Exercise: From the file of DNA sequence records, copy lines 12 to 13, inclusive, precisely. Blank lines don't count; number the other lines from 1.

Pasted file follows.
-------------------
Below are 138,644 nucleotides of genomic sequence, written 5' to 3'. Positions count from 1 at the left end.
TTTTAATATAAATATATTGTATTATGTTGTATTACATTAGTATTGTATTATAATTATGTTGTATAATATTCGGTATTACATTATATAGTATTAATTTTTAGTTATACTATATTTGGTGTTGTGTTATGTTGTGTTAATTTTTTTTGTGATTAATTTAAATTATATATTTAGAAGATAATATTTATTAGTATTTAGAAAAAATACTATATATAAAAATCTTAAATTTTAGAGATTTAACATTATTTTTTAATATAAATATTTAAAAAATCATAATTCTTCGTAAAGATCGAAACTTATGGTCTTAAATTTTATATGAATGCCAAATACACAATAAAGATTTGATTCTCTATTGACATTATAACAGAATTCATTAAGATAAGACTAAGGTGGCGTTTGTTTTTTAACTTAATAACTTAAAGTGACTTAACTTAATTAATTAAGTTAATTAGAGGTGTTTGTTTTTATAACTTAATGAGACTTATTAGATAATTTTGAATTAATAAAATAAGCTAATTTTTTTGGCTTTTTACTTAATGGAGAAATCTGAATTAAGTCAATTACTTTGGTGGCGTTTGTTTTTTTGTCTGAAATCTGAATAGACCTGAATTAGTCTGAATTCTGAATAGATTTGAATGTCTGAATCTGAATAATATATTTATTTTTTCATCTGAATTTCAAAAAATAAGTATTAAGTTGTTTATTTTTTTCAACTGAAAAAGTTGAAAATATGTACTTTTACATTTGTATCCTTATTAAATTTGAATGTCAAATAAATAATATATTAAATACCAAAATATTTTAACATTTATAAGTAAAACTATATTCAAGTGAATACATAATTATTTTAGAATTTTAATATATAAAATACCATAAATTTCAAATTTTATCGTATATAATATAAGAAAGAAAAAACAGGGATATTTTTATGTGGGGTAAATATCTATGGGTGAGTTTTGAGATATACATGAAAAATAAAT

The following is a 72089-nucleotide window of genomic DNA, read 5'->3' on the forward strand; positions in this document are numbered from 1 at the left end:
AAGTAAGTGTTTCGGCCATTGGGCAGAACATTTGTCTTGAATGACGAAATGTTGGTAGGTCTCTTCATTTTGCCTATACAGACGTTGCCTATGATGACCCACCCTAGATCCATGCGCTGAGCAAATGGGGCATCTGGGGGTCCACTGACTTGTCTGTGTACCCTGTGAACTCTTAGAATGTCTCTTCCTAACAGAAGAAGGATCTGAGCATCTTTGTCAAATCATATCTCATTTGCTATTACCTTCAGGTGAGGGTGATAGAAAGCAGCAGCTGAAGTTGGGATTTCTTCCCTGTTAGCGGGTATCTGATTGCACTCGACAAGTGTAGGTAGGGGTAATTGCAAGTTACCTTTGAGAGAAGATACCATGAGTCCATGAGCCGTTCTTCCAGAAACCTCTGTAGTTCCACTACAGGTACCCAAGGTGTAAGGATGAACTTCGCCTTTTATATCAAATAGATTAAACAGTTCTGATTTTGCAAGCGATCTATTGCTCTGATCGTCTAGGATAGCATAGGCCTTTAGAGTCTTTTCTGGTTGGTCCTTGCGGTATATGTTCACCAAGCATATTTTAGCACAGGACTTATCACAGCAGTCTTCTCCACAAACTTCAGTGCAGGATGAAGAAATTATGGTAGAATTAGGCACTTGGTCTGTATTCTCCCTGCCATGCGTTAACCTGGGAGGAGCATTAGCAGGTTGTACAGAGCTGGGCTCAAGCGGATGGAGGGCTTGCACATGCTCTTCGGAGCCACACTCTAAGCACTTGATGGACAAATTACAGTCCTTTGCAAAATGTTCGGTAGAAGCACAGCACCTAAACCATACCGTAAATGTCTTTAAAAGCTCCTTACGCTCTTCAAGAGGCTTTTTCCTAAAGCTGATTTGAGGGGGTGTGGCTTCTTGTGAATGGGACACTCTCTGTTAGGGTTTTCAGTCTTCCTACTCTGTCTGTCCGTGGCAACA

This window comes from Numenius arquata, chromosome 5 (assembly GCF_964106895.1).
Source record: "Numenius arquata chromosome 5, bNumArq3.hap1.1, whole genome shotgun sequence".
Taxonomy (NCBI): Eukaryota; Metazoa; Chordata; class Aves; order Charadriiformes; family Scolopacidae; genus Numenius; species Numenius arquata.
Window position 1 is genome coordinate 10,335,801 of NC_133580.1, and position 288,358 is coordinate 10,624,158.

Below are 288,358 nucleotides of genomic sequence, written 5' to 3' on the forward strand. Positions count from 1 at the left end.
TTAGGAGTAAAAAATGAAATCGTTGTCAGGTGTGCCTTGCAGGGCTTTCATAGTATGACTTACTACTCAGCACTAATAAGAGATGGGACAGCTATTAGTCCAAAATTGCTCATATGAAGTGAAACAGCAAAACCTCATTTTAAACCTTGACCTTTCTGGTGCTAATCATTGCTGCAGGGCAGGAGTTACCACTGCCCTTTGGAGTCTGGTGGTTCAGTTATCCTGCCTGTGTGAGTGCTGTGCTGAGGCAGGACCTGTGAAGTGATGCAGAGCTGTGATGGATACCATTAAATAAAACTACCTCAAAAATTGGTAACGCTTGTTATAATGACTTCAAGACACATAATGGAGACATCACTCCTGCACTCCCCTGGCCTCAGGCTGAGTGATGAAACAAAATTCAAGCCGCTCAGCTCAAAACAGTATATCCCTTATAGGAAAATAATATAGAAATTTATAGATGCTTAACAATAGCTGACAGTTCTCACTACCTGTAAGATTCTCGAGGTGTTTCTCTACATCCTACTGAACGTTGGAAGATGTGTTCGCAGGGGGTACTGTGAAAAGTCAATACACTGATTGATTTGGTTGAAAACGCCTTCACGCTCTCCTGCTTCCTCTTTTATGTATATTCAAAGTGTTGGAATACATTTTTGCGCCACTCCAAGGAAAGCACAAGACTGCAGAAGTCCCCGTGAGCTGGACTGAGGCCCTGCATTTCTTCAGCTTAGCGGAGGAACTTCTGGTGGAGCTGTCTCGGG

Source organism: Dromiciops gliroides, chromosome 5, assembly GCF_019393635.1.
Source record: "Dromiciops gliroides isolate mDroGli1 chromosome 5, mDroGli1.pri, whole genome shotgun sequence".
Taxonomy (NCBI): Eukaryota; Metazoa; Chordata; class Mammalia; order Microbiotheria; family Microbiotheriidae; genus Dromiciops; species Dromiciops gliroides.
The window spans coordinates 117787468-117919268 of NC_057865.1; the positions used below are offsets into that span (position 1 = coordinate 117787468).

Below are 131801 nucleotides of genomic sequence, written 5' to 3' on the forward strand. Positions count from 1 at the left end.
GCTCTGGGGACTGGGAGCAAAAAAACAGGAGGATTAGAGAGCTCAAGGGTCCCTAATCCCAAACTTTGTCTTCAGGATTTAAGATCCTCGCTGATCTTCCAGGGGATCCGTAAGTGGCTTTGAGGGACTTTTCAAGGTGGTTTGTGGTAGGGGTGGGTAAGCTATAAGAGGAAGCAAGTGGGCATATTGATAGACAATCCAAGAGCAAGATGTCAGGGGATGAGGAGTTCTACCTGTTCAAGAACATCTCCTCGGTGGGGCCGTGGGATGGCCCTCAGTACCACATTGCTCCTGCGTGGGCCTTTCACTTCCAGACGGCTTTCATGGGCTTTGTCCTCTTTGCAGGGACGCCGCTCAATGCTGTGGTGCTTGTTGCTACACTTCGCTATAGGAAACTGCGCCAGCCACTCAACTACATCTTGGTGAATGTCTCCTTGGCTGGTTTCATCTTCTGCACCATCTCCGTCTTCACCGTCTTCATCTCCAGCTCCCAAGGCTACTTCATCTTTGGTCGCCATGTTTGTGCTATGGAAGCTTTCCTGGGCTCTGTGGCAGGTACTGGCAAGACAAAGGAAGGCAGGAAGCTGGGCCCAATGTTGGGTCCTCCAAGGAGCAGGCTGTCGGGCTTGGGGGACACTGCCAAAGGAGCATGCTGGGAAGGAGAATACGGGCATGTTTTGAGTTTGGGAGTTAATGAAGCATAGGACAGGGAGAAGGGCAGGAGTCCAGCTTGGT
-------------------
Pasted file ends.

Source record: "Dromiciops gliroides isolate mDroGli1 chromosome 5, mDroGli1.pri, whole genome shotgun sequence".
Taxonomy (NCBI): Eukaryota; Metazoa; Chordata; class Mammalia; order Microbiotheria; family Microbiotheriidae; genus Dromiciops; species Dromiciops gliroides.